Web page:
Can dogs eat cooked bones? Understanding the dangers
If you’ve spent any time on the internet searching for the answer to what seems like a straightforward question you will realise that you often end up with more questions than you started with. So we are here to give you the low down on can dogs eat cooked bones.
Bones are one of those subjects that divide opinion and create a lot of passionate debate. We are not talking about a RAW diet here, just about bones that you may want to give your dog on occasion or as a treat.
Hopefully we can give you the pro’s and con’s of the bone world so that you can make up your own mind as to whether your four legged friend gets to enjoy one or not.
Whats the big deal about cooked bones?
In theory our dogs are designed to be able to digest raw bones. As scavengers they would have eaten whatever they could find. This makes their digestive system very robust.
When we cook bones the structure of the bone is altered. The bone dries out and becomes more brittle, increasing the chances that the bone will splinter as your dog chews.
Splinters of bone are the main issue with cooked bones. They can cause serious injuries including cuts to the mouth and esophagus, blockages in the throat and stomach and intestinal issues including perforations and severe constipation.
Most sources agree that cooked bones are not safe to feed our dogs.
What are the benefits of raw bones?
The benefits of raw bones are still not without controversy. You will find just as many people for giving dogs raw bones as against. Although raw bones are less likely to splinter, it has been known to happen and cause similar issues to cooked bones, however they are generally seen to be a safer alternative.
- Bones are a great source of minerals
- Gnawing on a bone helps to clean a dog's teeth naturally
- Raw bones satisfy your dogs love of chewing
- Giving your dog a raw bone keeps your dog occupied and provides enrichment
- Bones can splinter and cause injuries
- Bones are hard and cause tooth breakages
- Raw bones can harbour bacteria that can affect your dog's health
- Fatty bones can contribute to pancreatitis
So what type of bones can I feed my dog?
It’s useful to think of bones belonging to two different categories:
- Edible bones
- Recreational bones
Edible bones are hollow, soft and pliable. Typically these will be non weight-bearing bones like chicken wings, turkey necks or oxtails. They don’t contain marrow and will give your dog a short opportunity to chew before being eaten.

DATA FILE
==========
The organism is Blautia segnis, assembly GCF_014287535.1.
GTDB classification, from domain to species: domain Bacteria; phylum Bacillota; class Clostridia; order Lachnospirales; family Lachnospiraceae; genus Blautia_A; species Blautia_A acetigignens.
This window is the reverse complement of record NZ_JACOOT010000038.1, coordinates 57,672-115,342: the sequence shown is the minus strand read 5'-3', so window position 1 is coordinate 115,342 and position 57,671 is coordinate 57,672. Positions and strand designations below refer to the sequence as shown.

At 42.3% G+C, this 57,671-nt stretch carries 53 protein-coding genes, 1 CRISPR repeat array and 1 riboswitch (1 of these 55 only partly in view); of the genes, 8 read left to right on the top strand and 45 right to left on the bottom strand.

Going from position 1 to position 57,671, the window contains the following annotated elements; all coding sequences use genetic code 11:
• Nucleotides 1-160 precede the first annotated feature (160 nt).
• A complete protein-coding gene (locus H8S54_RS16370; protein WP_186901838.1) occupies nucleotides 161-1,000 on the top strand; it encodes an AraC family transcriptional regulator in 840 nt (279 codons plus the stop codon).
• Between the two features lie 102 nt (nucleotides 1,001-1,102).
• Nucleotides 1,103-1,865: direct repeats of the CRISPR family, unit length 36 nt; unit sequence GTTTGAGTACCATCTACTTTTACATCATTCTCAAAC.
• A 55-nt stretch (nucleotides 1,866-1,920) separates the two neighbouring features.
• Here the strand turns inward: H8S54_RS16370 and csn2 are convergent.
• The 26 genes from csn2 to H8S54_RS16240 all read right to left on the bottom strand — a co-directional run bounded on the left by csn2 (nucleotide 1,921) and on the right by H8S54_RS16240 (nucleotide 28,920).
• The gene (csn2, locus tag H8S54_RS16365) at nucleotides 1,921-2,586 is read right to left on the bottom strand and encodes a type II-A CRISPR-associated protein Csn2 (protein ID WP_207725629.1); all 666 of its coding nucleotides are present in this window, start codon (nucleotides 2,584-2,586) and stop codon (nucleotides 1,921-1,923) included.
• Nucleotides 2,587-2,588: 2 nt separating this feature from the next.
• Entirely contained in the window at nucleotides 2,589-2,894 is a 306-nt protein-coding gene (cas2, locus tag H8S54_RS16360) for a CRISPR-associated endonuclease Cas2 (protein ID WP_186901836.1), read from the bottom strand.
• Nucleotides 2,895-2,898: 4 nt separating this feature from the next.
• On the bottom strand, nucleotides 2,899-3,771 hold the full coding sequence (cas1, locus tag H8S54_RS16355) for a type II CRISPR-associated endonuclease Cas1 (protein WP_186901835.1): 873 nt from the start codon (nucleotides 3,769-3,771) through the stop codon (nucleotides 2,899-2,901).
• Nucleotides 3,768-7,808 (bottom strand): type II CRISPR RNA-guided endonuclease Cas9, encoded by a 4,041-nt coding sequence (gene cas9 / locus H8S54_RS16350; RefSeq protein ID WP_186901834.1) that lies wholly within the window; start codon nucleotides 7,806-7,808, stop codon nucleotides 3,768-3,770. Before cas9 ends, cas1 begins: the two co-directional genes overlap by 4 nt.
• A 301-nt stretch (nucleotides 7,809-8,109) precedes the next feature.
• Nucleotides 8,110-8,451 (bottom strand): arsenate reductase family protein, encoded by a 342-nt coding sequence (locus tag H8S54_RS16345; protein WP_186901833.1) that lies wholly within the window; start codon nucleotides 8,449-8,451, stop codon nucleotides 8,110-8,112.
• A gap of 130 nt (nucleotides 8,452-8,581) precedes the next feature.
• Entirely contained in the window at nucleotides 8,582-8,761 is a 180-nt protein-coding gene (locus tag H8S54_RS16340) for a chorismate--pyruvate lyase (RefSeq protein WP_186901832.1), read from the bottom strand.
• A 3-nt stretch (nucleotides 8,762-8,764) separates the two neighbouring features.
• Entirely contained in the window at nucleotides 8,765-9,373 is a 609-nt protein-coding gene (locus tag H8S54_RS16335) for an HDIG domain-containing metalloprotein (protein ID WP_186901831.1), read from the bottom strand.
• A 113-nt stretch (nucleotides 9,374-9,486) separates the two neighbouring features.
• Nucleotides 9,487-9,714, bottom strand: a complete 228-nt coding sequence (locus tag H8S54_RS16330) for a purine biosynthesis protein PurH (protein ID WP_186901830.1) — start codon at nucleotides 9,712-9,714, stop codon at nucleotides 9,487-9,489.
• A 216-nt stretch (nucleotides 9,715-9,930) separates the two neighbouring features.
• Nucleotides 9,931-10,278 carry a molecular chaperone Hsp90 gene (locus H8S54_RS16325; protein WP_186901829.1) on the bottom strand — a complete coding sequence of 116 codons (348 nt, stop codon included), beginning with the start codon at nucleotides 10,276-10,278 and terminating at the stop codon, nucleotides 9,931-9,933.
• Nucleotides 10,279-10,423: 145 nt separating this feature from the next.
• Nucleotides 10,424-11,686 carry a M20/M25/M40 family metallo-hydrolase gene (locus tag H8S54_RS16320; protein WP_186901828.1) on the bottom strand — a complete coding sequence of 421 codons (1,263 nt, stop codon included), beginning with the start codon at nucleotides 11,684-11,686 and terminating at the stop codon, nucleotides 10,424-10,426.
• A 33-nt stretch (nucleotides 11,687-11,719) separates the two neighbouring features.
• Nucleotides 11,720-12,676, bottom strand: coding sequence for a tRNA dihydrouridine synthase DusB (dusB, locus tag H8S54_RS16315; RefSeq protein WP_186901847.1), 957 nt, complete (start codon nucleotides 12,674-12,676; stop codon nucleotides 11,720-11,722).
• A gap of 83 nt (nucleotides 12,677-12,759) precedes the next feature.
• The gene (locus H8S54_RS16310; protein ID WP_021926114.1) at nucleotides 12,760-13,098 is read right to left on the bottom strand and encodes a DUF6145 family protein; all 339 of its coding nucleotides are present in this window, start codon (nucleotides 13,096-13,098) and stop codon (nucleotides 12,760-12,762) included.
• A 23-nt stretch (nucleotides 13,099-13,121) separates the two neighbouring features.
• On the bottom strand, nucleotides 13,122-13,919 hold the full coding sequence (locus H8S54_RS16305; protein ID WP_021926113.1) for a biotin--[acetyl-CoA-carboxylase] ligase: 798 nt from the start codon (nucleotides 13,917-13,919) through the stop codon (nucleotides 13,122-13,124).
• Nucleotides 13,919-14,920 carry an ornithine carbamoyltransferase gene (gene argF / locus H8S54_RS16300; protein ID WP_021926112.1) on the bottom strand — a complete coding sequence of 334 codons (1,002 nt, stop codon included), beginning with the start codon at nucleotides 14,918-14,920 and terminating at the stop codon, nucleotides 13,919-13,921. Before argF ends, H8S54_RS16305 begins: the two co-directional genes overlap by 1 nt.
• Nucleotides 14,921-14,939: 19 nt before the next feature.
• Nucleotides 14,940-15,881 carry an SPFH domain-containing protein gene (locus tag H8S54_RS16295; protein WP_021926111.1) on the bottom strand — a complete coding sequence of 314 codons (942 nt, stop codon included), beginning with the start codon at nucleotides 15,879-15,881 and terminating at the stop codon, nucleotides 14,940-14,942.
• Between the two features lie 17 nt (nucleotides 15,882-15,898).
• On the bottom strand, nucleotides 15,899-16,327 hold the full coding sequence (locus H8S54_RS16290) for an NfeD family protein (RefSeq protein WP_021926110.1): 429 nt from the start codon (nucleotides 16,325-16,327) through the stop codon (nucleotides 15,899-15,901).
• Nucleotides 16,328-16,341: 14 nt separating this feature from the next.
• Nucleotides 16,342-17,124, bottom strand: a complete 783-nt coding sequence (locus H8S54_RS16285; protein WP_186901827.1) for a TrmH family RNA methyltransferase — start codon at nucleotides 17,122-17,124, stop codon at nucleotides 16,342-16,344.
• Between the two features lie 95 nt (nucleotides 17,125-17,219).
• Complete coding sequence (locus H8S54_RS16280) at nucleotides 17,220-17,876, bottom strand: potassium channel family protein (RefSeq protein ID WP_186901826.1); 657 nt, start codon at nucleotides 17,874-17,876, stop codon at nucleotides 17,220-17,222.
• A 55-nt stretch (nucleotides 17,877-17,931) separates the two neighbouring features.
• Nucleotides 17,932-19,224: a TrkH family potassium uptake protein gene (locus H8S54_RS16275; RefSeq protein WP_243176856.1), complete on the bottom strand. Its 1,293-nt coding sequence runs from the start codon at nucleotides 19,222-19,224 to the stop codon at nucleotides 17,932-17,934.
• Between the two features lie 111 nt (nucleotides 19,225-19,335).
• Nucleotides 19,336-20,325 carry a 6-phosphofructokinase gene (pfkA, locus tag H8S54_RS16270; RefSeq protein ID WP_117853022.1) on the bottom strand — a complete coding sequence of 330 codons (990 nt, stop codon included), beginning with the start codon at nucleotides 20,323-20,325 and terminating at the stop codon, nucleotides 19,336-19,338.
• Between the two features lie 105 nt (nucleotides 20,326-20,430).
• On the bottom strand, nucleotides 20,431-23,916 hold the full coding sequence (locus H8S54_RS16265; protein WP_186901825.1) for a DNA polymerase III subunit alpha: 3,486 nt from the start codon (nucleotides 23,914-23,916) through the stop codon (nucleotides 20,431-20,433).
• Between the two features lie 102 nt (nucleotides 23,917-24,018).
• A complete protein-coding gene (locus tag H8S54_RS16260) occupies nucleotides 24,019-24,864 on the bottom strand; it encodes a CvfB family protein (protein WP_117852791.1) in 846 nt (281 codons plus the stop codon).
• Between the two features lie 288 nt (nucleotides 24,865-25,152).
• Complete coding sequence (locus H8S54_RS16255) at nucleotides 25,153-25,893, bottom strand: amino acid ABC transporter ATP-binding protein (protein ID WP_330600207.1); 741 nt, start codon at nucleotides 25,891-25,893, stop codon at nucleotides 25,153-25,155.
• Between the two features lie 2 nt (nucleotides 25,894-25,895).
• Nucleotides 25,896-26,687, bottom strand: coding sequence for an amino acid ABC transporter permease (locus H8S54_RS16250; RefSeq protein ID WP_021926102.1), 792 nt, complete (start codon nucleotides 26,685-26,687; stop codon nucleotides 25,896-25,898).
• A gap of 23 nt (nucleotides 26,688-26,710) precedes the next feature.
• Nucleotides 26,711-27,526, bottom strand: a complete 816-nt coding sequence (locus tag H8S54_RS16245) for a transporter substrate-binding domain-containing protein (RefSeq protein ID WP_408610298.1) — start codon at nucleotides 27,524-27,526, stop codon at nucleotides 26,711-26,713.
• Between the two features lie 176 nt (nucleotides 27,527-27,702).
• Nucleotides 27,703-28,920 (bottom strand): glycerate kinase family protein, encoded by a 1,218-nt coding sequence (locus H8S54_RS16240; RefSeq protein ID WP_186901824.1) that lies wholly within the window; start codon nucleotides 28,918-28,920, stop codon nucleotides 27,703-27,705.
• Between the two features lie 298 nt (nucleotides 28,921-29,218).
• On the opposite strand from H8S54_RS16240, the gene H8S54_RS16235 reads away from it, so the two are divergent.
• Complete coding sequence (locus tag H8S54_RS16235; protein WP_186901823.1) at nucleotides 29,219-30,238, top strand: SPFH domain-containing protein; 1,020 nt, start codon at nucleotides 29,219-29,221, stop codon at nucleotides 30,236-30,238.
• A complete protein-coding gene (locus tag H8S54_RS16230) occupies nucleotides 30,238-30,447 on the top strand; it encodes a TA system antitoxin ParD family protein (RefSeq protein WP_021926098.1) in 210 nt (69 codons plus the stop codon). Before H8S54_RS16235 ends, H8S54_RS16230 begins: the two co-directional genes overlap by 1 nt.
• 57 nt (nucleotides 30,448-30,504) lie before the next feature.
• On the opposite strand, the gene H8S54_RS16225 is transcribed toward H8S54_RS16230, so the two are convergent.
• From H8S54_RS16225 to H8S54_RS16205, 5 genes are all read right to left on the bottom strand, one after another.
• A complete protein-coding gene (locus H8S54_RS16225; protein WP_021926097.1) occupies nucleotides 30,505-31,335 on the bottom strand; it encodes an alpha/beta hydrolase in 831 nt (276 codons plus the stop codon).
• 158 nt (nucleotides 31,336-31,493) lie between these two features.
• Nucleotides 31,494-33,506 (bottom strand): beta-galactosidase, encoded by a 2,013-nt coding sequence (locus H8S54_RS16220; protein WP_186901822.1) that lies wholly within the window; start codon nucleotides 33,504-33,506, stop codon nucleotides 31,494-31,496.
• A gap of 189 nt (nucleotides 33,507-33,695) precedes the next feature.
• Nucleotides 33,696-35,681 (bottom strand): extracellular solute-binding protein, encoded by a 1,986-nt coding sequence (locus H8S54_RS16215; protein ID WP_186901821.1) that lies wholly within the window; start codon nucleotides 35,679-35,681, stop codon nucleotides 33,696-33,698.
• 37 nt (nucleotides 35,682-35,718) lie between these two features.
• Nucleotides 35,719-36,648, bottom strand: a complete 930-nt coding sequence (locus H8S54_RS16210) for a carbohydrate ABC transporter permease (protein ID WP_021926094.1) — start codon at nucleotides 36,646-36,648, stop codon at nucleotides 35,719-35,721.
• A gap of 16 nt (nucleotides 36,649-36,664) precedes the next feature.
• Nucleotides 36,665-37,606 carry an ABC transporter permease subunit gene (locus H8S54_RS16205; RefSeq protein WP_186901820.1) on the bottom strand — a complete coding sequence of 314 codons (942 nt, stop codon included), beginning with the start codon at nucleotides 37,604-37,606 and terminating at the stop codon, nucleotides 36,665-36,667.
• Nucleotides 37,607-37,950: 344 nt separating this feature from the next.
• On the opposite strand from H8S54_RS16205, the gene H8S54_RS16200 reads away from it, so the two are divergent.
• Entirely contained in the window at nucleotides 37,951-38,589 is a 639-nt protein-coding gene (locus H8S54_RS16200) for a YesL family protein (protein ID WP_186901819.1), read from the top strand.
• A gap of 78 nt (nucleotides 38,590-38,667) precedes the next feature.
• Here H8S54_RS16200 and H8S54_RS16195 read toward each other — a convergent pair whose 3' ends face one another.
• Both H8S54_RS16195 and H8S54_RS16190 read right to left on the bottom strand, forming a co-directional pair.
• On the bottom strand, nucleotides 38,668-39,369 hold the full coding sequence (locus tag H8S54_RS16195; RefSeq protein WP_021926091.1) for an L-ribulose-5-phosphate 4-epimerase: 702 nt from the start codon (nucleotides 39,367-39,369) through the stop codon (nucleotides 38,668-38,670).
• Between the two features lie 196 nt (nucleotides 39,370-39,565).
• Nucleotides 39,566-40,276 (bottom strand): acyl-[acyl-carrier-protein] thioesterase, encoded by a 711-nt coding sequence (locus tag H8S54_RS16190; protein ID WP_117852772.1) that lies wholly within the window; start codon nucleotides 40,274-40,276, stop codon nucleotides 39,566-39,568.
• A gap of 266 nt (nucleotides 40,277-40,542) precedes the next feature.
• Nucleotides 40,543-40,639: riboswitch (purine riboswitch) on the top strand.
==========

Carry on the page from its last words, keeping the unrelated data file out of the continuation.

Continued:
Recreational bones are often the ones we think of; big chunky bones filled with marrow that our dogs can gnaw on for hours. They are not designed to be eaten.
Your dog will gnaw the meat and marrow from the bone and it will keep him entertained for a long time. Think of these types of bones as more of a play date for your dog. Typical recreational or non-edible bones are beef hip bones, femurs and leg bones.
How do I choose the right bone for my dog?
The most important thing to remember about feeding raw recreational bones is they have to be appropriate for the size of your dog.
Bones should be large enough so that your dog would find it impossible to swallow it whole. The larger the dog, the bigger the bone.
If your dog is not used to having raw bones then it is advisable to give him the bone after he had had his breakfast or dinner. Most dogs get very excited over a bone and if your dog is hungry then he is more likely to try to eat it rather than chew it.
Things to consider
- Always supervise a dog with a bone. It may be tempting to leave them to it but bones present a choking hazard
- When the bone has been chewed to a size that your dog could swallow, throw it away. If your dog is possessive swap the bone for something as equally tasty while you remove it
- The bone can be stored between chewing sessions by rinsing under cold water and storing in a plastic bag or container in the fridge
- Periodically check for blood around your dog's mouth or on the bone. Dogs can get sore gums from gnawing
- In a multi dog household, separate your dogs to prevent resource guarding
- Protect carpets and furniture as bones are smelly and somewhat 'gooey'
- If your dog has pancreatitis, steer clear of raw bones and choose a specially designed low fat chew instead
Can dogs eat cooked bones?
The general consensus of opinion is no, the risks outweigh the gain. Cooked bones present very real health risks including choking, and damage to the mouth, throat and stomach. The nutritional gains are minimal and as the bones lose their structural integrity after cooking they are not much of a workout for your dog’s jaws.
Raw bones on the other hand are a matter of individual choice. There are many people that not only feed their dogs a completely raw diet but also champion the benefits of regularly providing a recreational bone.
Recreational bones are not designed to replace a well balanced diet but can supplement it and provide your dog with a good teeth cleaning and chewing workout.
If you do decide that you want to give your dog a treat then we advise caution. Supervise your dog at all times and if in any doubt then take the bone away.
If your dog has never had raw bones before do monitor him closely. Not all dogs tolerate raw bones well, so start with a short chewing session first and if there are no adverse effects you can extend the time on the next session.